I haven’t done a lot of design work this spring…on purpose…other than my own space. I wanted to take a step back and reassess the work I’ve done and allow myself some time to work on my own garden. I’m not a fan of traditional landscaping…the perfectly manicured lawn (generally lots of it) and rows of neatly spaced shrubs. The same shrubs and flowers in every yard in the neighborhood with a similar design are just plain boring, unimaginative, and frankly, not very healthy. That’s not the kind of garden designer I want to be.
The landscaping and gardening industry has become a business of rules, somewhat governed by the frantic, instant-gratification lifestyles that we have all fallen into. It seems that we no longer take our clues from the greatest gardener of all…Mother Nature…instead, we follow the lead of the mow-and-blow crews that blast through the neighborhoods leaving a wake of uniformity. It’s all very neat, tidy, and the same. The same shrubs, the same flowers, the same little plant islands, the same mulch mounds, and the same shapes…all very round. What happened? Sadly, this is how many (most it seems) people think gardens should look like. It’s the rule.
I’m not buying it. I firmly believe that we are all going to wake up someday and say…”What the hell did we do?” And I’ve decided not to participate in the landscaping business that exists today. Why? Because we have a responsibility to the earth, ourselves, and our fellow earthlings to take care of our home, and the current practices of the landscape industry are more concerned about the dollar than the health of our planet. How very foolish.
There is hope. It seems that there is a very gradual change in the way people are viewing their yards and gardens. With all the media attention, the plight of the bees and monarch butterflies has been well documented this last year, and the general public is becoming aware of the importance of our pollinators and their connection to our food supply. There is an increasing number of people who are interested in growing their own food as awareness grows about healthy eating. The drought in the west is of grave concern and water is no longer plentiful in many areas of our country; therefore, waterwise plants and sustainable practices are gaining popularity. The best news of all is that each one of us can make a difference whether we have an acre, a small apartment balcony, or something inbetween.
We can thank people such as Doug Tallamy who translates the science of insects into everyday language and partnering with Rick Darke to show us how we can make our yards and gardens into healthy, wildlife sanctuaries. David Culp shows us how to mimic nature’s layers in the garden to benefit our own sense of beauty while benefiting wildlife. Or give a round of applause to Rosalind Creasy for demonstrating good design while incorporating edibles in our landscapes. Garden designer Pam Penick offers alternatives to the sprawling lawns that guzzle resources and time. All of these folks are demonstrating a better way.
I spent the winter studying the work of designers such as Piet Oudolf and plantsman Roy Diblik; both use good design principles but look to nature to create masterful gardens. Their style of design is stunning and a welcome change.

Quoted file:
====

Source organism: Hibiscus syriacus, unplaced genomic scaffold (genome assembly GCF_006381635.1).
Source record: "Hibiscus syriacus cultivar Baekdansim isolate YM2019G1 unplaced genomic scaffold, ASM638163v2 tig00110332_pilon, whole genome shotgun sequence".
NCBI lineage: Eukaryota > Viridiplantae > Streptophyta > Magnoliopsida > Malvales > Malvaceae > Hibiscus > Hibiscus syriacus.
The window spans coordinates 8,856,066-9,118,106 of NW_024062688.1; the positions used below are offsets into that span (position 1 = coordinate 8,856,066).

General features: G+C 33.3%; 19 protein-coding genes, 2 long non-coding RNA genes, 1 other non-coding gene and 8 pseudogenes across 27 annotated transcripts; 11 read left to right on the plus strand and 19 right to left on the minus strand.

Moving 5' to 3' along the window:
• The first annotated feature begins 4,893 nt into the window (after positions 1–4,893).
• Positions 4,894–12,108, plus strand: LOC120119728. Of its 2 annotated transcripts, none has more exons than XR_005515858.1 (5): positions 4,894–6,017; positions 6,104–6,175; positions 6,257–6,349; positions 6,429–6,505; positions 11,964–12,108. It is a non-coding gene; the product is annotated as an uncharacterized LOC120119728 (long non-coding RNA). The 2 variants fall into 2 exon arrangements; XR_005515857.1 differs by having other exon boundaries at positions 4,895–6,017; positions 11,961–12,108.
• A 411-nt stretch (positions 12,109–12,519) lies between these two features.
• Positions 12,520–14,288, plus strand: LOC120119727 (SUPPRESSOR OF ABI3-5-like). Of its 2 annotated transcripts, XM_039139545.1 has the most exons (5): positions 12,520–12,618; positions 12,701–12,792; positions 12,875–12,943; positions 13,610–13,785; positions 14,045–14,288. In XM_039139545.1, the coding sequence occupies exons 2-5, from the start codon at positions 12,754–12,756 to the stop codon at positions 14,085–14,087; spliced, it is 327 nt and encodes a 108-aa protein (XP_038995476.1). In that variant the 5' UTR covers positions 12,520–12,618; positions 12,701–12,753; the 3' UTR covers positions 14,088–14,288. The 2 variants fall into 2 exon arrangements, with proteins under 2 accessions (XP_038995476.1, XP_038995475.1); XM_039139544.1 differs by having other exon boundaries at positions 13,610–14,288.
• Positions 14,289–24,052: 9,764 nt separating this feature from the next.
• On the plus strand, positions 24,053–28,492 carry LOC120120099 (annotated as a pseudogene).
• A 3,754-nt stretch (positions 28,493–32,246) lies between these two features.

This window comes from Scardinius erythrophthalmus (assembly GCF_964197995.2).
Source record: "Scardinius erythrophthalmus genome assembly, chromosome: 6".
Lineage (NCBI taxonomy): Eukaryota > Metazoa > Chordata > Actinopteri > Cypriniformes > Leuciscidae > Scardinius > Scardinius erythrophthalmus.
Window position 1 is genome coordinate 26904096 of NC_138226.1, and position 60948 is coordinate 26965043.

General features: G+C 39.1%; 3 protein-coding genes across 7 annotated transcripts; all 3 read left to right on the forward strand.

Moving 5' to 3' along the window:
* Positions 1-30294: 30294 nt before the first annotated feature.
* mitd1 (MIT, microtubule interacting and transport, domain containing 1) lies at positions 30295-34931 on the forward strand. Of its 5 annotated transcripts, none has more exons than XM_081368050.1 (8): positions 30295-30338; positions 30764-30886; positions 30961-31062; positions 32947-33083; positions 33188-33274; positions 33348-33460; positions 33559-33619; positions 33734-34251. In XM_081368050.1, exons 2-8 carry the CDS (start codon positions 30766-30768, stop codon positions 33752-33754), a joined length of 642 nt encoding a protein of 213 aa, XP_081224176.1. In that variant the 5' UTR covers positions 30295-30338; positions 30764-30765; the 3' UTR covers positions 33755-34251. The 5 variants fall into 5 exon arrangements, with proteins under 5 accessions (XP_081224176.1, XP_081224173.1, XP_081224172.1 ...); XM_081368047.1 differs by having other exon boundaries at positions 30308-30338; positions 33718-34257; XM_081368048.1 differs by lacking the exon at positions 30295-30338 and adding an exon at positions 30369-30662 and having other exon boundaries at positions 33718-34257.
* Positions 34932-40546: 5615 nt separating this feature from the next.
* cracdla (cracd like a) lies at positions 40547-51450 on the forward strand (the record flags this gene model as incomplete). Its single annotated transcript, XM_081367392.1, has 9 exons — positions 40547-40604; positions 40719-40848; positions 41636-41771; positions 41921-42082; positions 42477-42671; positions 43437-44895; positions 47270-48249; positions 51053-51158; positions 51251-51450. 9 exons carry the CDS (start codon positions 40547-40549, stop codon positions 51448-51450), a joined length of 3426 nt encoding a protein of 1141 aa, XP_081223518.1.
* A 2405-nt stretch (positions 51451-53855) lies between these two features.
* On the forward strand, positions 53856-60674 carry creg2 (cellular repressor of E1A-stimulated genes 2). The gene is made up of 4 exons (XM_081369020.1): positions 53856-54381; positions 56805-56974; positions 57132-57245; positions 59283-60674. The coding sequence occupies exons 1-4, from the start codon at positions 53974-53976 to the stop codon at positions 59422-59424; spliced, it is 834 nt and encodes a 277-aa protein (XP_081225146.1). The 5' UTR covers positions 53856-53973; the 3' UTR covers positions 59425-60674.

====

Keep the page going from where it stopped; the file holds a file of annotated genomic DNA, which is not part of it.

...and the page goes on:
Does it have to be messy or difficult? Are you limited to native plantings only? No! In fact, I would daresay that this will be the easiest way of all to have a healthy, beautiful garden; but it will take some rethinking, retraining, and time.
This spring an amazing carpet of violets have emerged in my beds. They are spreading like wildfire and I am happy, happy about that. Violets are native. They require no attention from me. They are an important butterfly host plant, and they spread to create a beautiful groundcover…the bottom layer. What did I do to make this happen? Nothing. I just allowed the violets to grow.
I am also allowing the plantain to grow. Who could possibly look at this plant and declare it a weed?
And the dandelions are welcome.
Before you start shaking your head and declaring that your homeowner’s association would never allow such “weeds”, take a look at my garden. It is in the very early stages, and good gardens take years, but it certainly is not without some design considerations. And besides, it is a homeowners’s association, which tells me that you, as a homeowner, have a voice. Use it.
The tide is turning in garden and landscape design and use. I’m there. I’m moving forward in the footsteps of the folks I mentioned above to create wildlife friendly, earth friendly gardens one layer at a time. That is the kind of garden designer I want to be.
Want to know more? Below is a collection of books that I highly recommend.
(I am required to let you know that each link below is an affiliate link. Each link gives a book description and an opportunity to purchase it at no additional charge to you. Click here for more information on my disclosure policies.)
Bringing Nature Home: How You Can Sustain Wildlife with Native Plants by Douglas W. Tallamy
The Living Landscape: Designing for Beauty and Biodiversity in the Home Garden by Rick Darke & Doug Tallamy
The Layered Garden by David L. Culp
The Know Maintenance Perennial Garden by Roy Diblik
Planting: A New Perspective by Piet Oudolf & Noel Kingsbury
Edible Landscaping by Rosalind Creasy
Lawn Gone! by Pam Penick
In what direction will you be taking your garden?